Judge Releases Grand Jury Resisters; Declares Their Due Process Rights Violated


By Pete Shaw

Matt Duran and Katherine “Kteeo” Olejnik, the two grand jury resisters who were imprisoned in September 2012 after refusing to testify about the anarchist movement, were released from the Sea-Tac Federal Detention Center on February 28. Maddy Pfeiffer, who also was found in civil contempt, remains in prison.

United States District Court Judge Richard Jones ordered the release of Duran and Olejnik, because, while the putative purpose of imprisoning the pair was to coerce their testimony, it was clear to Jones from their statements that they were not going to testify and thus their confinement had become “purely punitive.” Jones wrote that imprisonment for the sake of punishment “falls within the realm of criminal law” and as “the Government has not charged either Ms. Olejnik or Mr. Duran with criminal contempt,” he found imprisonment had violated their right to due process.

During their sentence, Duran and Olejnik spent over two months in solitary confinement. According to Jones’s order, Duran and Olejnik’s “physical health has deteriorated sharply and their mental health has also suffered from the effects of solitary confinement. Their confinement has cost them; they have suffered the loss of jobs, income, and important personal relationships…For these witnesses, however, their resolve appears to increase as their confinement continues.” Judge Jones noted that the government “has not provided any evidence that continued confinement is likely to coerce testimony” and added that Duran and Olejnik’s resolve stands in opposition to the government’s “generalized notion that lengthier confinement is likely to coerce testimony.”

In the Summer of 2012, the FBI began raiding houses of anarchists suspected to have been involved in acts of vandalism in Seattle on May Day, 2012. While a spokesperson for the FBI said the raids were part of an “ongoing violent crime” investigation, the warrants served by the FBI specifically mentioned items such as anarchist literature as evidence to be seized. The FBI also took black clothing, flags, and computers. The raids and seizures, as well as the resulting grand jury, have seemed more intent on punishing activists and propagating fear in activist communities than engaging in legitimate investigative needs.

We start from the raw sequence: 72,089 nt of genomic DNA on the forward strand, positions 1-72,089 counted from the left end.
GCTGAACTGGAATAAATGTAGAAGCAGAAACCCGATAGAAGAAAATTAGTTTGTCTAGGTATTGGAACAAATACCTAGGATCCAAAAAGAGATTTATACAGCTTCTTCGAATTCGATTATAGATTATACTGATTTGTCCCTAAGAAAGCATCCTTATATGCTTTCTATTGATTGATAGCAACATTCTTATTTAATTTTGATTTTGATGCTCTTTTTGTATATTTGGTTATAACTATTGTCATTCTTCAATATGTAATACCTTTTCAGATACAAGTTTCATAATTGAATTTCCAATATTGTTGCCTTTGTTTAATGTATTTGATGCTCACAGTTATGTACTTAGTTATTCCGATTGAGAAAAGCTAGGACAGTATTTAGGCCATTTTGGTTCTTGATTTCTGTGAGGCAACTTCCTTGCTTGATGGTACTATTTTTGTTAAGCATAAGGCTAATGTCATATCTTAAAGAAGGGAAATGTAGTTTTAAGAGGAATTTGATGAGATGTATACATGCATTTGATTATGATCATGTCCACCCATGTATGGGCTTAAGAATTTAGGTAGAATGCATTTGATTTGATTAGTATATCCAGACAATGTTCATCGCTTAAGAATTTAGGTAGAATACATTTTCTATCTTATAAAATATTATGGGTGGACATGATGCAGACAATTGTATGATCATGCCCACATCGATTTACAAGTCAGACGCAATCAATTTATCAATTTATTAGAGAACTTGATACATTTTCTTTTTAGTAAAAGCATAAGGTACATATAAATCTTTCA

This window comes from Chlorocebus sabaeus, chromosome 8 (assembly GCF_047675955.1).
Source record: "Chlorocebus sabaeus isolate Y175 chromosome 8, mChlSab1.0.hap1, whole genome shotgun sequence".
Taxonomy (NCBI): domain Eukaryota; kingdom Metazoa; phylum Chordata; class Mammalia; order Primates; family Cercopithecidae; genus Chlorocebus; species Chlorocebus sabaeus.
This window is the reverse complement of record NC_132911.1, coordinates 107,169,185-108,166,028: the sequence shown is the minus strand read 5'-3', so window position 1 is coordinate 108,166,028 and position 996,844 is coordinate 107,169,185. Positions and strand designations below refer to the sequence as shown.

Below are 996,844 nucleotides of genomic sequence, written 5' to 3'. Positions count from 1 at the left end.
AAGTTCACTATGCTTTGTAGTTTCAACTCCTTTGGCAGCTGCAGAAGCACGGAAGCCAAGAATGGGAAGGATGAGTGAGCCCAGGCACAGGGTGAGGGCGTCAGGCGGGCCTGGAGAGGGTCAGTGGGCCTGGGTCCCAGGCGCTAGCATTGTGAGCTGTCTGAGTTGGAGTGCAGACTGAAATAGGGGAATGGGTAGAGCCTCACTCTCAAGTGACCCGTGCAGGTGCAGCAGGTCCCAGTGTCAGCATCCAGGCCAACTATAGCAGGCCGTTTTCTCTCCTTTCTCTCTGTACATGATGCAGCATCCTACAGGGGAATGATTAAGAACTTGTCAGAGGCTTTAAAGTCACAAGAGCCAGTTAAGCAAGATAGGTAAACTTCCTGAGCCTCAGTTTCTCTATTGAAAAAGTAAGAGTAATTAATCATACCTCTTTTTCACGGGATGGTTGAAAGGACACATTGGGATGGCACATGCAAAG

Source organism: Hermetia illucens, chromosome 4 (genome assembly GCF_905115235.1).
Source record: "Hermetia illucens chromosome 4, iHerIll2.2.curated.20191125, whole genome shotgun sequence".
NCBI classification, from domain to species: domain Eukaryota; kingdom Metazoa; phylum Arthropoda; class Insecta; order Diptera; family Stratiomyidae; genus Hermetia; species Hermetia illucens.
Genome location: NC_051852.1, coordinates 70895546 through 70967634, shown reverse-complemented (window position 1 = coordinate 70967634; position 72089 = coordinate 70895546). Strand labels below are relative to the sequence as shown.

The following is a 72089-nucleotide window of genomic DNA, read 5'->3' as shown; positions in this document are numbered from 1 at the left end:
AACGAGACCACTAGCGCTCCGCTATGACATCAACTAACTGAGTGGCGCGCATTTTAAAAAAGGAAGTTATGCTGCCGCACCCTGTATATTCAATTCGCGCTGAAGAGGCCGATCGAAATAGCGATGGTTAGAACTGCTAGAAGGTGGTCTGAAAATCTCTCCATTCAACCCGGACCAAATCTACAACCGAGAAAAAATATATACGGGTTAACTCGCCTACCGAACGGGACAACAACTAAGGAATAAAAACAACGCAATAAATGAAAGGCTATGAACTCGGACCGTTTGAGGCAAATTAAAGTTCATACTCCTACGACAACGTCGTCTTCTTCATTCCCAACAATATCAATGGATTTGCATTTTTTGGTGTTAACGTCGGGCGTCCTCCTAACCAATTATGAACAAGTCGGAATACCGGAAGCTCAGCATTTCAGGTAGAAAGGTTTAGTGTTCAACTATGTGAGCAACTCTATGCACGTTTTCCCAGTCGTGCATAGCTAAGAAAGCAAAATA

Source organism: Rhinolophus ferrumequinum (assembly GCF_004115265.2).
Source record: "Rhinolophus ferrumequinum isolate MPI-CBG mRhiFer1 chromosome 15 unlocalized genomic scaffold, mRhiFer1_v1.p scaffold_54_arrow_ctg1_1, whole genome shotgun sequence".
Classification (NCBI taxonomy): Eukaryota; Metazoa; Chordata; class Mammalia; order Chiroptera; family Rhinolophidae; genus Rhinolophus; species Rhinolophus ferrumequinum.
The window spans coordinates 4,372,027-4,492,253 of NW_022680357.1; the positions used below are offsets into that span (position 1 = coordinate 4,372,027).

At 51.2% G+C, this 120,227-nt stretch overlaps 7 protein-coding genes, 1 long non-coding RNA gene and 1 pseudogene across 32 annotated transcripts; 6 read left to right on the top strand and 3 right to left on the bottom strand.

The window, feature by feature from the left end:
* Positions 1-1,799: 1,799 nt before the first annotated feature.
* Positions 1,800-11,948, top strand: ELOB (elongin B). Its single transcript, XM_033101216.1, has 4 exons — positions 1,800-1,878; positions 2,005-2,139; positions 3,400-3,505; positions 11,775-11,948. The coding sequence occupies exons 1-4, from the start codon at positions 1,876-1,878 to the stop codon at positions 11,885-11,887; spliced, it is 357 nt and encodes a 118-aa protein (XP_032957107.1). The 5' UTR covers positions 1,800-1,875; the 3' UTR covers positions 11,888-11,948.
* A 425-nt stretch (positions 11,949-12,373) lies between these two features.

The Committee Against Political Repression (CAPR) has helped organize support for Duran, Oljenik, and Pfeiffer, and for the past five months supporters across the country have continually pressured Judge Jones and District Attorney Jenny Durkan to release them. “We’re glad the courts have finally seen fit to stop torturing Matt and Kteeo in an effort to make them talk,” said Chris of CAPR. “But of course they should never have been there to begin with, and Maddy Pfeiffer remains in prison for their refusal to cooperate with this political witch-hunt.”

“They made an enormous sacrifice in resisting the grand jury,” said Jenn Kaplan, Olejnik’s lawyer, commenting on the “incredible resilience” of the pair. “They have both been separated from their communities for five months, lost their home, and for over two months, suffered the worst conditions deemed legal in the prison system: solitary confinement. The fear and isolation that being in the hole engenders are difficult to articulate to someone who has never experienced them. They are kept in a cramped cell and allowed a bare minimum of contact with other people–none with other inmates and little with staff–one fifteen-minute phone call a month, and difficulty accessing writing implements for letters. Aside from legal visits, Kteeo’s only in-person contact with the outside world was a single visit from her parents. She had restricted access to reading materials, little space to exercise, no television, and generally little mental stimulation. Maintaining the fortitude of your commitments under such conditions is an act of will, and they had to access reserves of strength they probably didn’t know they had. They deserve the utmost respect from their community for submitting to such treachery in furtherance of solidarity.”

For more information on supporting Maddy Pfeiffer as well as finding out more about grand jury resistance, see CAPR’s website at http://nopoliticalrepression.wordpress.com/.

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